January 21, 2006
From my recent clothing experiences, I would be hard-pressed to determine if I’m gaining or losing weight. (Un)fortunately for me, the large mirror and the scale in my bathroom make it abundantly clear that Twiggy and I have less and less in common with each passing month.
On the clothing front, I tend to treat attire in much the same way I treat automobiles — buy it new and use it until it is either embarrassaing or non-functional. And I get absolutely no pleasure whatsoever in shopping for either one. Consequently, the turnover of my wardrobe is batch-based and cyclical — a 20% replacement at Christmas, with complete turnover every five years or so.
Confusion No. 1: About four years ago I got a leather belt. Simple. Brown. Maybe 1 1/4″ wide. It’s a belt made for wearing with jeans, regardless of whether they are nice pair of jeans being worn to work (my company has a weeklong casual dress code), or whether they are a ratty, holey, fraying pair of jeans keeping paint, dirt, and sawdust off of my legs. After I had owned the belt for a few months, I decided that it was a couple of inches too long, which I remedied with a box cutter (are you getting a good idea as to my fashion sense yet?). What’s interesting is that, starting about a year ago, I realized that the tightest hole on the belt is about a half-inch too loose for where it ought to be. According to the belt…I’m getting thinner. Other observations countered this deduction, so I am left to conclude that leather continues to stretch and form after several years of use.
Confusion No. 2: Christmas rolled around this year, and I simply did not have many items on my “wish list.” At least, not many items that would be affordable or appropriate for parents, siblings, and in-laws (a house on 10 acres, a new laptop for home use, a vasectomy…). My wife, faced with numerous inquiries of, “What should we get Tim?” fell back on L.L. Bean. They carry a good mix of “safe” clothing style-wise, as well as clothes that work well with my business casual professional life and outdoorsy personal life. She meted out suggestions for a variety of shirts, with the clear instruction to get “XL – Tall.” I’m 6′-2″ and, while I haven’t seen the south side of 200 lbs in a couple of years, I’m only marginally northward, and slowly but steadily climbing. As it turns out, L.L. Bean has apparently been adjusting for the fattening of America faster than I am keeping up with the increasing averages. After trying on four or five over-sized shirts of varying cuts and styles, we got out a tape and measured. I’ll be darned if I’m not a perfect “L – Tall.” I actually went back and checked some other shirts in my closet and found a number of XL – Talls that fit great. Yet another erroneous indication of my shrinkage.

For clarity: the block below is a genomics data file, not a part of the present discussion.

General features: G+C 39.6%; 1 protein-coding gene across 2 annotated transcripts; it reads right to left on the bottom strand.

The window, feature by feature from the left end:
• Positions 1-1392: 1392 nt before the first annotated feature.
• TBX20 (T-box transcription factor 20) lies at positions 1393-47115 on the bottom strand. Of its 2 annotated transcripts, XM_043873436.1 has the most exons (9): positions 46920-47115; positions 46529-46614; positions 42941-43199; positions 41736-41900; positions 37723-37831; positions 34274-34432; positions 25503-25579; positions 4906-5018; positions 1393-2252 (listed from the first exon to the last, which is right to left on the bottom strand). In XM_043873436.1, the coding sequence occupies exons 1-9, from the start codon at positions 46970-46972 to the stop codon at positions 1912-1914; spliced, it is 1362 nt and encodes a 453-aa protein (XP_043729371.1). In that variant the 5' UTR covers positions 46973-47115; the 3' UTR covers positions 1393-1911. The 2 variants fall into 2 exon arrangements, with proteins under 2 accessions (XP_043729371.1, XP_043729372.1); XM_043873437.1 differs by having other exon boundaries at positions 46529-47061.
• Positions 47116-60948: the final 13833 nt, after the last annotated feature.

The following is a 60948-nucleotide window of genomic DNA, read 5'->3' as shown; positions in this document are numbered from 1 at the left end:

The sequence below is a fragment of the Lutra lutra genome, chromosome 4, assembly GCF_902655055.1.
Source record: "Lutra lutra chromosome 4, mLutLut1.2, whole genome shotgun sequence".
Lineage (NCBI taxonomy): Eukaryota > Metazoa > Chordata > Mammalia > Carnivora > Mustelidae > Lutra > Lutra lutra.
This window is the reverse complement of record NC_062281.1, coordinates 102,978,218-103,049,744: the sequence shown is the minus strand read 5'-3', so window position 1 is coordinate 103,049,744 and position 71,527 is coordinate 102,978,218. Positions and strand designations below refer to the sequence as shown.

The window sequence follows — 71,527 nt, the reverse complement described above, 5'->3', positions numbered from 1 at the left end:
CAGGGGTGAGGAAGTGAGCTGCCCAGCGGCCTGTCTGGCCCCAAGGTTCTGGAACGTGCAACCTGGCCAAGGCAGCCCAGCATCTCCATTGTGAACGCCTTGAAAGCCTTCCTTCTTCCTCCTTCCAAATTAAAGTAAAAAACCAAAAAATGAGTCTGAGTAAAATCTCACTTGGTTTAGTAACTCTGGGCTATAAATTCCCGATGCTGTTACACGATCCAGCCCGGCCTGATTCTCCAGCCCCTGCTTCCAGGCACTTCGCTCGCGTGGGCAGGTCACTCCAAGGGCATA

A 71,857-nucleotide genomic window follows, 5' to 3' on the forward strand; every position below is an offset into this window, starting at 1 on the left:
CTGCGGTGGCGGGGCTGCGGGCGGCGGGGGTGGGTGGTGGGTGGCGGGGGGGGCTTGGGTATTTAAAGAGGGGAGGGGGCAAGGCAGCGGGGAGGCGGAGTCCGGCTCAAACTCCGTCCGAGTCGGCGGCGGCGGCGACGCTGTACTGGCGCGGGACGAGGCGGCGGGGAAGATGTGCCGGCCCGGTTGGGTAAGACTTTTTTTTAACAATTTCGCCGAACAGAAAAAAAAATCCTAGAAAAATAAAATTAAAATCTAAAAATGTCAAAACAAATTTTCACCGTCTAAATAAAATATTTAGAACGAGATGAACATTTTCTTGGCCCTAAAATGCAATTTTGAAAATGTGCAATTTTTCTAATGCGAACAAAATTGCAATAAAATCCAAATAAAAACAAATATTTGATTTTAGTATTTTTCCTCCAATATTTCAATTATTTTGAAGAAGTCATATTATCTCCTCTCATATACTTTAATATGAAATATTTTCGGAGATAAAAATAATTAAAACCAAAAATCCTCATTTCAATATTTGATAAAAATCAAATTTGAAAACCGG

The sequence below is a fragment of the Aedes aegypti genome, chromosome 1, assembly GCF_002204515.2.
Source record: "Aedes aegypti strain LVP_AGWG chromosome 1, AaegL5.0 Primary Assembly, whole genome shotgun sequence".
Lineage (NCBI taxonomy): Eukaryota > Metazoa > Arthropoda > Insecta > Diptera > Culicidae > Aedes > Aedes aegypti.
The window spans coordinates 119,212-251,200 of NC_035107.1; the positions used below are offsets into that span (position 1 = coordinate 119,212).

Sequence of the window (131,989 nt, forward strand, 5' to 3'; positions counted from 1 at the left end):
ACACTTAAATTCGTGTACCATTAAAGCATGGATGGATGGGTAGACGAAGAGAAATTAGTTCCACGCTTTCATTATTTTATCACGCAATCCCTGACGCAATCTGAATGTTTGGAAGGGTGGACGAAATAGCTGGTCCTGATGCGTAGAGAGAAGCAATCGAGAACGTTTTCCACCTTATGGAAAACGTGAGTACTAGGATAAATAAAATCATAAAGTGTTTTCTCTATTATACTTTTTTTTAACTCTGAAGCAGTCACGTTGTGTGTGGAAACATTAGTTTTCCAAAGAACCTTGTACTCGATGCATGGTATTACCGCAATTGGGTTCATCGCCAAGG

At the same time as both of these misfires, it became apparent that it was time to replace my two pairs of jeans. I’ve been a Levi Strauss 550 Relaxed Fit man for going on a decade. I don’t think I’ve actually been in a store to try a pair on in over five years. When they start to get frayed, my wife makes a mental note and grabs a couple pairs the next time she is in a store that carries them. This latest time around, I had to admit that, while the jeans themselves were getting pretty worn out, I needed new jeans for another reason. They were getting kind of tight to button at the waist each morning. I’m (almost) sure she did not do it on purpose, but, when my wife picked up new jeans a few weeks later, she accidentally took the two inches that were added to the waist off of the length. I pulled them on and immediately knew something was wrong. Back to the store. Exchanged for the right size. Two pairs.
But the story does not end there. Levi & Strauss, the inventors of blue jeans in the mid-1800s, do not have a perfect quality control process. One of the pairs of jeans, though labeled as my size, was actually two inches too long!
Like I said, according to my clothing, my waist is getting smaller (belt) and larger (jeans). My torso and arms are getting smaller (L.L. Bean) and larger (bathroom scales and mirror). And, my legs are getting longer (purchasing the wrong jeans) and shorter (jeans that are longer than labeled).
Definitely…this is a tale that could be edited down to about half of its length.